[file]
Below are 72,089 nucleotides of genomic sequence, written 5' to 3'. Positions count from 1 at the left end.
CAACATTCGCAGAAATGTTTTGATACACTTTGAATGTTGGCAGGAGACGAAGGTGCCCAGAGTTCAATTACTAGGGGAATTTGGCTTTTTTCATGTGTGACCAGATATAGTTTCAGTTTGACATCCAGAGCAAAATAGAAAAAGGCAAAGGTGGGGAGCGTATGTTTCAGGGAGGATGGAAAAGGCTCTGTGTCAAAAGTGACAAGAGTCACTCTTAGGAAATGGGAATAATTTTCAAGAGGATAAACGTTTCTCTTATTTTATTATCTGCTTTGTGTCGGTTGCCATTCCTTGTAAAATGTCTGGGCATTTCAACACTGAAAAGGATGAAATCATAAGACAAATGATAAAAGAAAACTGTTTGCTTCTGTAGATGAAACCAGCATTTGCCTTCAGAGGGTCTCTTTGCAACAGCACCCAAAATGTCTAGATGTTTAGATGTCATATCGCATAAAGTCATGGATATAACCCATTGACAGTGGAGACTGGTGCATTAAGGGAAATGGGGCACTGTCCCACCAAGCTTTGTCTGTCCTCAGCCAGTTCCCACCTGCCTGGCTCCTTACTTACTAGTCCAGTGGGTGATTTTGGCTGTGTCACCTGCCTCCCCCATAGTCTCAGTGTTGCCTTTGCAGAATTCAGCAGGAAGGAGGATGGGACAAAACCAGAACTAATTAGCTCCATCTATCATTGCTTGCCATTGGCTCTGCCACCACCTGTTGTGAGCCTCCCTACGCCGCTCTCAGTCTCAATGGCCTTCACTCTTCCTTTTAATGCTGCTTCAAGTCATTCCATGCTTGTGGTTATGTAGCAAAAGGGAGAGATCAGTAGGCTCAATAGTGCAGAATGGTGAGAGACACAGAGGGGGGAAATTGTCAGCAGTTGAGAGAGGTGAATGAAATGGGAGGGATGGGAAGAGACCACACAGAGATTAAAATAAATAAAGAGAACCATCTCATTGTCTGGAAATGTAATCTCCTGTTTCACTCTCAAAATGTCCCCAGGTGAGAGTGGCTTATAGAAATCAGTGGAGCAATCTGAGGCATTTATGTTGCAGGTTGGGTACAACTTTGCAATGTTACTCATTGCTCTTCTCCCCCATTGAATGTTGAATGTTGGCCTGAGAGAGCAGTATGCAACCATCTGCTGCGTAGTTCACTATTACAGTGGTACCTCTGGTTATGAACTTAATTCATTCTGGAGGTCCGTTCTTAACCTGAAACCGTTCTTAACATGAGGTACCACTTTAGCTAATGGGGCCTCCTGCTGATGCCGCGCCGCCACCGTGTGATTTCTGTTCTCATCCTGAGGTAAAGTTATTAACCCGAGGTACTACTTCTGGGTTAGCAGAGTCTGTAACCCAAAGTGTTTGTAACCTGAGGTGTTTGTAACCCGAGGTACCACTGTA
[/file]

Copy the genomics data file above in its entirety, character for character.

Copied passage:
Below are 72,089 nucleotides of genomic sequence, written 5' to 3'. Positions count from 1 at the left end.
CAACATTCGCAGAAATGTTTTGATACACTTTGAATGTTGGCAGGAGACGAAGGTGCCCAGAGTTCAATTACTAGGGGAATTTGGCTTTTTTCATGTGTGACCAGATATAGTTTCAGTTTGACATCCAGAGCAAAATAGAAAAAGGCAAAGGTGGGGAGCGTATGTTTCAGGGAGGATGGAAAAGGCTCTGTGTCAAAAGTGACAAGAGTCACTCTTAGGAAATGGGAATAATTTTCAAGAGGATAAACGTTTCTCTTATTTTATTATCTGCTTTGTGTCGGTTGCCATTCCTTGTAAAATGTCTGGGCATTTCAACACTGAAAAGGATGAAATCATAAGACAAATGATAAAAGAAAACTGTTTGCTTCTGTAGATGAAACCAGCATTTGCCTTCAGAGGGTCTCTTTGCAACAGCACCCAAAATGTCTAGATGTTTAGATGTCATATCGCATAAAGTCATGGATATAACCCATTGACAGTGGAGACTGGTGCATTAAGGGAAATGGGGCACTGTCCCACCAAGCTTTGTCTGTCCTCAGCCAGTTCCCACCTGCCTGGCTCCTTACTTACTAGTCCAGTGGGTGATTTTGGCTGTGTCACCTGCCTCCCCCATAGTCTCAGTGTTGCCTTTGCAGAATTCAGCAGGAAGGAGGATGGGACAAAACCAGAACTAATTAGCTCCATCTATCATTGCTTGCCATTGGCTCTGCCACCACCTGTTGTGAGCCTCCCTACGCCGCTCTCAGTCTCAATGGCCTTCACTCTTCCTTTTAATGCTGCTTCAAGTCATTCCATGCTTGTGGTTATGTAGCAAAAGGGAGAGATCAGTAGGCTCAATAGTGCAGAATGGTGAGAGACACAGAGGGGGGAAATTGTCAGCAGTTGAGAGAGGTGAATGAAATGGGAGGGATGGGAAGAGACCACACAGAGATTAAAATAAATAAAGAGAACCATCTCATTGTCTGGAAATGTAATCTCCTGTTTCACTCTCAAAATGTCCCCAGGTGAGAGTGGCTTATAGAAATCAGTGGAGCAATCTGAGGCATTTATGTTGCAGGTTGGGTACAACTTTGCAATGTTACTCATTGCTCTTCTCCCCCATTGAATGTTGAATGTTGGCCTGAGAGAGCAGTATGCAACCATCTGCTGCGTAGTTCACTATTACAGTGGTACCTCTGGTTATGAACTTAATTCATTCTGGAGGTCCGTTCTTAACCTGAAACCGTTCTTAACATGAGGTACCACTTTAGCTAATGGGGCCTCCTGCTGATGCCGCGCCGCCACCGTGTGATTTCTGTTCTCATCCTGAGGTAAAGTTATTAACCCGAGGTACTACTTCTGGGTTAGCAGAGTCTGTAACCCAAAGTGTTTGTAACCTGAGGTGTTTGTAACCCGAGGTACCACTGTA